We know that the Vandermonde determinant of order $n$ is the determinant defined as follows:

$$\begin{vmatrix} 1&x_1&x_1^2&\dots&x_1^{n-1}\\ 1&x_2&x_2^2&\dots&x_2^{n-1}\\ \ldots&\ldots&\ldots&\ldots&\ldots\\ 1&x_n&x_n^2&\dots&x_n^{n-1}\\ \end{vmatrix}=\prod\limits_{1\leq i<j\leq n}(x_j-x_i).$$

For any or some special nonempty subset $S\subseteq \{(i,j)\mid1\leq i<j\leq n\}$,does there exist some matrix $A_S$ which is similar to the Vandermonde matrix (for example, every element of $A_S$ is something just like ${x_i}^j$) such that $$\begin{vmatrix} A_S \end{vmatrix}=\prod\limits_{(i,j)\in S}(x_j-x_i)$$ $$\text{or}$$$$\begin{vmatrix} A_S \end{vmatrix}\neq 0 \quad\text{if and only if}\prod\limits_{(i,j)\in S}(x_j-x_i)\neq 0\quad?$$

  • $\begingroup$ How is $A_S$ derived from $A$ and $S$? Are the values for indices not in $S$ supposed to be zero? $\endgroup$ – Pushpendre Jul 2 '15 at 5:24

It is not what you are looking for, I'm sure, but there is a matrix which is $N \times N$ for $N=2|S|.$ It is almost entirely zeros except that on the main diagonal there are $2 \times 2$ blocks $$\begin{vmatrix} 1&x_j\\ 1&x_i \end{vmatrix},$$ one for each desired term $x_i-x_j.$

There are certainly more compact solutions for some choices of $S$, such as the Vandermonde case of all pairs.

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  • $\begingroup$ Thank you very much for your help!You said:"There are certainly more compact solutions for some choices of S." Would you please give some examples for such $S$. $\endgroup$ – user173856 Jul 4 '15 at 16:09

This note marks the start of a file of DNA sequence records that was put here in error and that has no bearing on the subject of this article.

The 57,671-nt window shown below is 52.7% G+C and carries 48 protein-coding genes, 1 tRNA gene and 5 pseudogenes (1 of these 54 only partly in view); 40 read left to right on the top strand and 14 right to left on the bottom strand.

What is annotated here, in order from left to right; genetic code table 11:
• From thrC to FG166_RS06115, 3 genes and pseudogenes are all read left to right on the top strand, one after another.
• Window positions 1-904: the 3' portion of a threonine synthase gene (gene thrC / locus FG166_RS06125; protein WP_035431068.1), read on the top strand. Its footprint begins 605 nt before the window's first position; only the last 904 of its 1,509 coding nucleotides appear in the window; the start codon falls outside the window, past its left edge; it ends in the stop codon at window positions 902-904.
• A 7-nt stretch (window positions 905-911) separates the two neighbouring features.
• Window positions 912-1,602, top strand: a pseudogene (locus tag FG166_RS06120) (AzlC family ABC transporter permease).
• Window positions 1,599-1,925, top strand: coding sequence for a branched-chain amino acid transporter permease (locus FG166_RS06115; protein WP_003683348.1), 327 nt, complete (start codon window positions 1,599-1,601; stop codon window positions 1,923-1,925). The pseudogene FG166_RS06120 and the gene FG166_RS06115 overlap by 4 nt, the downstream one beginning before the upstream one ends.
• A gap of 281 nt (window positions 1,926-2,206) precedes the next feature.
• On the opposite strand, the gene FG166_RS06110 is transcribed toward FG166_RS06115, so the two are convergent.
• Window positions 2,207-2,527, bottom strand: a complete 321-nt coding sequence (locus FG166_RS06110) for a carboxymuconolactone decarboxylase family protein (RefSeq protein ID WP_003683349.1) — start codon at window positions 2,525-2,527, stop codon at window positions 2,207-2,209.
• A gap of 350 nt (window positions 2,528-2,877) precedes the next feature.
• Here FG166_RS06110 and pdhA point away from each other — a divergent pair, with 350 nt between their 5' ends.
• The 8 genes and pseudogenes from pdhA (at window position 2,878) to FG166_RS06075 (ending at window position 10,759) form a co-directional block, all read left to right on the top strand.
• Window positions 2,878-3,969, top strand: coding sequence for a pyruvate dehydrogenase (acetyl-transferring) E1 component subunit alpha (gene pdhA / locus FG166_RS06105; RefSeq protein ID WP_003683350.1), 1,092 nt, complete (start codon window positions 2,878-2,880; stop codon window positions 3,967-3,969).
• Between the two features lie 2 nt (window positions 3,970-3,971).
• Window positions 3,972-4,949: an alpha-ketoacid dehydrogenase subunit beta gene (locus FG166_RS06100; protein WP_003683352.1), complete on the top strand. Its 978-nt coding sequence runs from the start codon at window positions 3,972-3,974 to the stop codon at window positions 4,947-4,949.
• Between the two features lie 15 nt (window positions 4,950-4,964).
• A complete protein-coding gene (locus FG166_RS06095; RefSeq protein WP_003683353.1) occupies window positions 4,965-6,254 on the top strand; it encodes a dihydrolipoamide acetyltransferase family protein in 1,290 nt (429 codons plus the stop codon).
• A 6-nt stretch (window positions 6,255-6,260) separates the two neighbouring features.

• $\begingroup$ If you want the same result as the Vandermonde determinant, this method uses a much bigger determinant. $n^2-n$ instead of $n.$ $\endgroup$ – Aaron Meyerowitz Jul 9 '15 at 0:29
  • $\begingroup$ I am sorry, I do not understand what you mean. Would you please explain it more clearly? $\endgroup$ – user173856 Jul 12 '15 at 14:05
  • $\begingroup$ The usual 6x6 Vandermonde has 36 terms all non-zero and comes out to the product of 30 terms (x_j-x_i). The construction I gave would give the same result from a 60x60 matrix with 120 non-zero terms and the other 3480 zeros. But it can be adjusted to get any product of t terms from a 2t by 2t matrix $\endgroup$ – Aaron Meyerowitz Jul 12 '15 at 19:16

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